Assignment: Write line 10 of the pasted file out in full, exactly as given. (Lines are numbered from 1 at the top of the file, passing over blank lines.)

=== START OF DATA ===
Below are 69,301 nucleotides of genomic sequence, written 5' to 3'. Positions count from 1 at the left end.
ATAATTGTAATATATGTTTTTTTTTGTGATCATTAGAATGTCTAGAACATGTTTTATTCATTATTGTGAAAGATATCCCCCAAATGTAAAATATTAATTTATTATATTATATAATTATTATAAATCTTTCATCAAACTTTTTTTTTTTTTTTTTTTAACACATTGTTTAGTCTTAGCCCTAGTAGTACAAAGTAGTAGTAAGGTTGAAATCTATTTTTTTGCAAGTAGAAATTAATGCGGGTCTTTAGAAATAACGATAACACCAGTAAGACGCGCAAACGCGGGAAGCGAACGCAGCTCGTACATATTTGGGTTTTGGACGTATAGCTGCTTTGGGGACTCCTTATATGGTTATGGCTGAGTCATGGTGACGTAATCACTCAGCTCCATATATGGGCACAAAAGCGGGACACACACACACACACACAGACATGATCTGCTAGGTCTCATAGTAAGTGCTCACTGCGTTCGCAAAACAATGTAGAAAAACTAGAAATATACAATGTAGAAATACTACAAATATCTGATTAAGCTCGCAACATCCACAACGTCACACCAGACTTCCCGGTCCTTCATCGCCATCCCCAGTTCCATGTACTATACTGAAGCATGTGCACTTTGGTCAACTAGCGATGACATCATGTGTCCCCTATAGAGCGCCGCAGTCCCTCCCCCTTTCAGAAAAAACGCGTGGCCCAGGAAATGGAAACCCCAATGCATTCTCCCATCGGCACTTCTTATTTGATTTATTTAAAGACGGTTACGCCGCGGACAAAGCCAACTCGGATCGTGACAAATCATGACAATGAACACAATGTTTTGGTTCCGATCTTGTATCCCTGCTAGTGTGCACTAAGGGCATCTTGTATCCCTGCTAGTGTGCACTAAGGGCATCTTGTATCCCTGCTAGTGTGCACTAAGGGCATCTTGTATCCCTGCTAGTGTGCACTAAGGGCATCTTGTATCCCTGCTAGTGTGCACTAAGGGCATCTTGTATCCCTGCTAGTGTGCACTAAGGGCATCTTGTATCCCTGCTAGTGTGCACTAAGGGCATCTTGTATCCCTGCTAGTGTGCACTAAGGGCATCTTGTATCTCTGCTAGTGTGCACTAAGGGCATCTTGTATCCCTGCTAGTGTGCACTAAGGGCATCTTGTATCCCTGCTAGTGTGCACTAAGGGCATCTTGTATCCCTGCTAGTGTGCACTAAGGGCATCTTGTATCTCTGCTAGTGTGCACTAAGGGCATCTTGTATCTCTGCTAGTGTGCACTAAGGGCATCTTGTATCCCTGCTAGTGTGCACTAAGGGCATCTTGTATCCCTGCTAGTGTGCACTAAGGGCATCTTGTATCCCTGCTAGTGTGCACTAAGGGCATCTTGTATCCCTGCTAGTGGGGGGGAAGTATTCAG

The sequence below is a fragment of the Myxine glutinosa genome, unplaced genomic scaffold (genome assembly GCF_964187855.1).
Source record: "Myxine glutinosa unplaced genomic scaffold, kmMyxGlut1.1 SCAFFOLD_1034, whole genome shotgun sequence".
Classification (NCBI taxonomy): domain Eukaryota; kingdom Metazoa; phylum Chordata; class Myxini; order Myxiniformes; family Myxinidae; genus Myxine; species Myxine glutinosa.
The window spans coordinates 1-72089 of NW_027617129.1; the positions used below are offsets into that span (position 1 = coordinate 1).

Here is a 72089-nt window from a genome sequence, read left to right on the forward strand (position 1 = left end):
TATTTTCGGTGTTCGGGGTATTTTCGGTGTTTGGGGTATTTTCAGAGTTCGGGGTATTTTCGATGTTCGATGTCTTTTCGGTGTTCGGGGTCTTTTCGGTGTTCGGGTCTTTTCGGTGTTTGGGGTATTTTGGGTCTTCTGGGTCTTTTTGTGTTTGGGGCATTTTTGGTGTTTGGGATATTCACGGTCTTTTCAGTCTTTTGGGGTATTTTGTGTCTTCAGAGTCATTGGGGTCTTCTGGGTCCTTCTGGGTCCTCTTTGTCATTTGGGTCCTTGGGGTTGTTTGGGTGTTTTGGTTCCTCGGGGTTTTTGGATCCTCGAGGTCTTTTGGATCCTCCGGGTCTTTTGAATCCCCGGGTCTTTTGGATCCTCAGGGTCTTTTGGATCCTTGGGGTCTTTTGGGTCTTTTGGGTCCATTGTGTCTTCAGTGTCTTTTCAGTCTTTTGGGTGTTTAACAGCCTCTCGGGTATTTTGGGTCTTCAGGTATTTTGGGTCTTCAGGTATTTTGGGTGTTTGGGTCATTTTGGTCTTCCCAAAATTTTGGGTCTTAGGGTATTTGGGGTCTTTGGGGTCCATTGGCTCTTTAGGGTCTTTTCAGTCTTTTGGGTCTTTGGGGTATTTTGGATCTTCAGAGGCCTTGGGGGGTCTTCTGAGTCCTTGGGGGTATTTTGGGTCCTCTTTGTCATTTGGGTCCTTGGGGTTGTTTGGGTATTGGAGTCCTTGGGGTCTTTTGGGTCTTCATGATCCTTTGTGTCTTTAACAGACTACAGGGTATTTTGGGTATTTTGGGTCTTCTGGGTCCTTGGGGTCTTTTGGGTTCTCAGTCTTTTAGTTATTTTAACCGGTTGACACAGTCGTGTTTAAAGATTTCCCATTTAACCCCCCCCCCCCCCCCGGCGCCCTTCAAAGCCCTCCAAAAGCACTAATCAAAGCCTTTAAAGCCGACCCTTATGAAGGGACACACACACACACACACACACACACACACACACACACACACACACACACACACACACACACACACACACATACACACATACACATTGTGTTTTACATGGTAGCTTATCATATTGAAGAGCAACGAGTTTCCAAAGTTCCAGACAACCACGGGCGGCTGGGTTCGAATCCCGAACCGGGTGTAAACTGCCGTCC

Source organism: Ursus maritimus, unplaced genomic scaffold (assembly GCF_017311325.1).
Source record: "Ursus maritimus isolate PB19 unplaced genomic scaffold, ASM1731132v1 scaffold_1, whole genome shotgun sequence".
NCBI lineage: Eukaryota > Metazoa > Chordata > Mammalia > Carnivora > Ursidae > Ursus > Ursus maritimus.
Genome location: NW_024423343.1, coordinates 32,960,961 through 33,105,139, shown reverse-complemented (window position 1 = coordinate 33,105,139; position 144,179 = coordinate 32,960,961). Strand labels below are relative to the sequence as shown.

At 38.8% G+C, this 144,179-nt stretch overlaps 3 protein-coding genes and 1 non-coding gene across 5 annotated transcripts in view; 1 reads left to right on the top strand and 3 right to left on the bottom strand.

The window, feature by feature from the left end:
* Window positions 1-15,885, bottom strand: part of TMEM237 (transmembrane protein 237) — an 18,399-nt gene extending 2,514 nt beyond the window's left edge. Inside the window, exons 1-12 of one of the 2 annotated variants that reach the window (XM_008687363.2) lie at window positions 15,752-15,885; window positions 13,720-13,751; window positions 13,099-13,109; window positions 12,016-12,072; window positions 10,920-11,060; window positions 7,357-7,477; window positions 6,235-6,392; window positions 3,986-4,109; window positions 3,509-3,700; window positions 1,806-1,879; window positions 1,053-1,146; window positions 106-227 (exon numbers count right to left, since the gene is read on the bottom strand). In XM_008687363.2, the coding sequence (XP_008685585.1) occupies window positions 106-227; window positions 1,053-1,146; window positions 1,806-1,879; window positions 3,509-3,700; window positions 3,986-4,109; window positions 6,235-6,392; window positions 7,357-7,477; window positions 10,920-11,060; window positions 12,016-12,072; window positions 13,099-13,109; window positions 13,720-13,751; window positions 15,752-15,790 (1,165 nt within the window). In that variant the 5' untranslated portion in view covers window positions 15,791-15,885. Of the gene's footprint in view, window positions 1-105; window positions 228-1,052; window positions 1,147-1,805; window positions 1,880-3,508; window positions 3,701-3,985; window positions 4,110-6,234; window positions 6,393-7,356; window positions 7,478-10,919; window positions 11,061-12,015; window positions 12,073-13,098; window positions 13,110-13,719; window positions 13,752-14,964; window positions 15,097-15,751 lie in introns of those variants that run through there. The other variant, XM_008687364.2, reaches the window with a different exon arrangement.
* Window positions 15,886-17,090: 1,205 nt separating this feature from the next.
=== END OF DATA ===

Source record: "Ursus maritimus isolate PB19 unplaced genomic scaffold, ASM1731132v1 scaffold_1, whole genome shotgun sequence".